Daily Comment (October 19, 2021)

by Bill O’Grady, Thomas Wash, and Patrick Fearon-Hernandez, CFA

[Posted: 9:30 AM EDT] | PDF

In today’s Comment, we open with several global issues, ranging from magnesium supply shortages that could further crimp automobile output to a new pilot project on central bank digital currencies in France.  We next review the latest real estate developer default in China before turning to a range of other international news that could affect the financial markets today.  We wrap up with a couple of U.S. developments and the latest on the coronavirus pandemic.

Global Supply Shortages:  Just when you thought the global supply chain issues couldn’t get any worse, new reporting suggests Chinese production curbs have started to show shortages of magnesium.  Since magnesium is needed to produce aluminum alloys like those used in automotive products, any shortage of this metal could worsen the global shortage of new automobiles.

Global Digital Currencies:  France has used digital assets and blockchain technology in a series of bond transactions, marking one of the most significant trials to date of cryptocurrencies in a leading established market.  In the pilot project, a consortium of France’s biggest financial market participants used a digital currency issued by Banque de France as part of the 10-month experiment in the country’s debt market.  The experiment underlines how seriously some major central banks are looking at the possibility of issuing and utilizing their own digital currencies, potentially outlawing private digital currencies at the same time.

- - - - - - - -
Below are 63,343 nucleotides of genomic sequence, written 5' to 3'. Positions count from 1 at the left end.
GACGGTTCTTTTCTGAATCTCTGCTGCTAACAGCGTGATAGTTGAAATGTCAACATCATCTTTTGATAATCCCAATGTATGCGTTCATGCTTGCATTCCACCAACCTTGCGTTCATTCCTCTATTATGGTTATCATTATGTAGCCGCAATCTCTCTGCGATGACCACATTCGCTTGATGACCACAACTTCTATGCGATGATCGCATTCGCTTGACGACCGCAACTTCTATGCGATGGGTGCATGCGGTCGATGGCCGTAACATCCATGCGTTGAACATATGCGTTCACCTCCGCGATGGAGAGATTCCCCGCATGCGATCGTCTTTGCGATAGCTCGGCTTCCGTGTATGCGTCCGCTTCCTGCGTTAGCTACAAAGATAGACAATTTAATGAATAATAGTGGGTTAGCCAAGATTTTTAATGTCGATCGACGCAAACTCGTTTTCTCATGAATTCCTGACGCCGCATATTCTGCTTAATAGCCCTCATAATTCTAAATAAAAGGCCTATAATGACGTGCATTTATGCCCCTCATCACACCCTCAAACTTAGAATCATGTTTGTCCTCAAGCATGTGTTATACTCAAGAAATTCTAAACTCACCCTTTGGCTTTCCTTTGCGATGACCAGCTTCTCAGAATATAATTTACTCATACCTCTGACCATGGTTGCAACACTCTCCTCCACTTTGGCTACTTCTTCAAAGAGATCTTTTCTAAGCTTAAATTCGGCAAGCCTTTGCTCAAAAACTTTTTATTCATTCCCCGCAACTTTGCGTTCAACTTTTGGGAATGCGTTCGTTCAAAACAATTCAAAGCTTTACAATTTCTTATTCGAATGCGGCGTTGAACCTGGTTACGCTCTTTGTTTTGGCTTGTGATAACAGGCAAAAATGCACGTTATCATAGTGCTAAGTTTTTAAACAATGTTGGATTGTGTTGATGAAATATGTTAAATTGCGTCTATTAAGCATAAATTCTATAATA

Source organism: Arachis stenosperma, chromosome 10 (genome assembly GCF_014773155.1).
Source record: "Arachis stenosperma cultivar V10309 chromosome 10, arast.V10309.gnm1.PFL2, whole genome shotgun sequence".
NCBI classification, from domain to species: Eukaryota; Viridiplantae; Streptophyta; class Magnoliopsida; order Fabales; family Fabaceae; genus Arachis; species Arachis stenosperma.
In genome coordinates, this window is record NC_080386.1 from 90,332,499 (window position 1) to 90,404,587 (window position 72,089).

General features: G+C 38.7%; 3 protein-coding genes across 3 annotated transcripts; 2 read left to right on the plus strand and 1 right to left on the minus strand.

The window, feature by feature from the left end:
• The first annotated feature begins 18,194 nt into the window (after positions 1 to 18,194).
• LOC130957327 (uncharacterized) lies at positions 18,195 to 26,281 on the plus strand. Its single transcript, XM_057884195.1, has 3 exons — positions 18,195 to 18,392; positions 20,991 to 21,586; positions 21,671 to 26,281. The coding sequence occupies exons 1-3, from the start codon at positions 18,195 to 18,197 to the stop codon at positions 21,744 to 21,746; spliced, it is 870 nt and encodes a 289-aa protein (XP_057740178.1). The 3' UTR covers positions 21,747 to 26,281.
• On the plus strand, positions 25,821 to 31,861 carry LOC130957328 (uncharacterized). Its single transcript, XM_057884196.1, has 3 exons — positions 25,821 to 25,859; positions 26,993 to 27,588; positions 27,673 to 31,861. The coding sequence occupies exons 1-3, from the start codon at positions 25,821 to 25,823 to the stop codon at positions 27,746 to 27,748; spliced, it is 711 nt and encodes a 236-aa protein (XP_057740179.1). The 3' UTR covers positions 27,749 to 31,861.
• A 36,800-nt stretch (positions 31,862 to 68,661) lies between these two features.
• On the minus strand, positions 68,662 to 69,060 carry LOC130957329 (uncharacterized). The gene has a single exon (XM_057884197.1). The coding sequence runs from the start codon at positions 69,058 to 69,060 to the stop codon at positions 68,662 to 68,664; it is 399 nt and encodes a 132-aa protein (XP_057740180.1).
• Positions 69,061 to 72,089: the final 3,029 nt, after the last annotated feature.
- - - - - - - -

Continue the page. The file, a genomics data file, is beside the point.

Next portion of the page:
Chinese Debt Crisis:  Yet another Chinese real estate developer has defaulted on its debt.  This time, Sinic Holdings (2103.HK, HKD, 0.50) missed repaying $246 million in bonds that matured Monday.  That adds to a growing list of heavily indebted developers who have defaulted recently.

  • Major developer Evergrande (EGRNY, USD, 9.41) reportedly made a scheduled interest payment today of a domestic bond issue, reflecting the government’s prioritization to protect homebuyers and domestic investors first.
  • However, Evergrande this weekend faces the end of its grace period to pay millions of dollars of interest on its international dollar bonds, and that payment remains highly in doubt.
  • Markets have now largely priced in the financial problems with Chinese developers, and there is little apparent market impact from today’s Sinic default.  However, markets could still react negatively if the wave of defaults worsens or there is any indication of contagion affecting other parts of the economy.

NATO – China:  In an interview with the Financial Times, NATO Secretary General Stoltenberg said the alliance’s new military doctrine for the coming decade would address how it will defend against China’s cyberwarfare capabilities, new technologies, and long-range missiles.  At one level, the statement reflects how the Biden administration has been working to build coalitions to counter China’s growing geopolitical aggressiveness.  At another level, however, the statement probably reflects European concerns that the U.S. will focus less on them unless they pony up to help with U.S. efforts against China.

NATO – Russia:  In response to NATO’s expulsion of eight members of Russia’s mission to the alliance earlier this month, the Russian government said it would suspend the mission entirely as of November 1 and close the NATO military mission in Moscow the same day as well.  According to Russian Foreign Minister Lavrov, Russia will now deal with NATO through its ambassador in Brussels.

European Union – Rule of Law:  In a speech today, EU Commission President Ursula von der Leyen vowed to punish Poland for its continued challenges to the supremacy of EU law over member countries.  In particular, von der Leyen said the EU could try to bring Poland in line using legal processes, a formal sanction that could withhold tens of billions of euros in EU funds, or a political process that could strip the country of bloc membership rights.